THIS is what happens when you cycle in Munsan

I live a few kilometres from the DMZ (demilitarized zone between North and South Korea) in Munsan, a small town on the end of the Gyeonggi-do subway line, unforgettably marred with peculiarities that might forgo the local, but draw my curiosity. The most appealing aspect being the contradiction between extensive walks in the surrounding hills used by civilians – families, men, woman, children – and the remnants of a Korea at war some 50 years ago. Concealed pathways lead to dishevelled bunkers or misshapen trenches; mass storage areas enclosed into the hill tops for what I imagine were camouflaged shelter to tanks. Rusted shells of armed vehicles immersed in the hills; so deeply nestled in the earth and caked in dirt, sticks and leaves it is hard to distinguish their alien-ness, decrepit and decaying into the soil. The discrepancy continues – a tree-lined dirt road skirting the farms marked with lanterns separates into two avenues ending in small yet beautiful temples. A few kilometres away a hill stands, where a few fortunate dead view  the farms below from their graves – a status symbol even in death for the Korean people.

As I walk amidst all the contradictions, silence and mystery of these hills,  the temples, the bunkers, a war, I am simultaneously in awe yet stupefied – all of this a point for which I have no reference. Yet what comes to mind at this moment is one of my students, a young precocious and forceful individual who has not yet developed her ability to name the things around her in English. She resorts to using the word “this” whilst pointing at books, pens, pencils, her shoes and always utters “Teacher this.., teacher this, this…” in trying to obtain my attention. And walking through the pine needled paths, naked trees and fallen leaves, inhaling Springs crisp air, I find myself repeating the word “this”. This. This. This. All of this, signified and differentiated by the man given name of things, whilst remaining from a single source.  In my mind, completely redundant and serving only to detract from it’s original beauty. Taoism refers to the 10,000 things from which everything is named – yet reminds students of this unity.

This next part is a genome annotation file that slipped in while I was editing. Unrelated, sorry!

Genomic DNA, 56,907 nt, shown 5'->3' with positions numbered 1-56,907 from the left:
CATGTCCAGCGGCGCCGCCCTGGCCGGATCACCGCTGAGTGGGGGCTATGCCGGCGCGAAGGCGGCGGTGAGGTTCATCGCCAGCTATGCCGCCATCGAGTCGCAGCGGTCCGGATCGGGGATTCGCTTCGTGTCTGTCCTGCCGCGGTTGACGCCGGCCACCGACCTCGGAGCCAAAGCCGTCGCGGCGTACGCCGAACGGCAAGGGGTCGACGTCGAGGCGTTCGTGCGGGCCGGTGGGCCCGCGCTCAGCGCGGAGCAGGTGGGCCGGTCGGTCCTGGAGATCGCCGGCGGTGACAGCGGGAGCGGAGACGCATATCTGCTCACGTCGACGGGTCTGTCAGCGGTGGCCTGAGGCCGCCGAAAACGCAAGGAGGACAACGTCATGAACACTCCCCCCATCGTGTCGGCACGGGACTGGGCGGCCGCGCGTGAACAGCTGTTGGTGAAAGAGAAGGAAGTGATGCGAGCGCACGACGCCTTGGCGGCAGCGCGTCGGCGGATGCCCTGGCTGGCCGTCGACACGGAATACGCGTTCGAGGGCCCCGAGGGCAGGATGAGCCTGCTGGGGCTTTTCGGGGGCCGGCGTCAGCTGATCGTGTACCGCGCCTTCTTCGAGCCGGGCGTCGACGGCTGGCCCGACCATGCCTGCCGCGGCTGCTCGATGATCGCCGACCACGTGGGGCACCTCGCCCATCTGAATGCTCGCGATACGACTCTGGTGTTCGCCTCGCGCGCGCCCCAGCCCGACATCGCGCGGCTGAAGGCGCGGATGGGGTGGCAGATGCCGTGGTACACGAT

It helps students of Tao to recognize the underlying connection and unity between all people and all animals and all plants and all things and all ideas. By recognizing the many manifestations, it sometimes brings us back to an awareness of the unity from which they all have sprung.

This right here, this moment, this breath, this falling leaf, this tree, this stick, this mound of sand; in all these contradictions of the mountains and hills of Korea, surrounded by this quiet, this graves, this rusted iron, natures changing season, temples freshly painted.. all of THIS. I have been using her words to draw my attention into the present as I wonder, as I think of it all. All of it will change and whither, everything that exists here will change and all that will be left is this moment, this truth. This.

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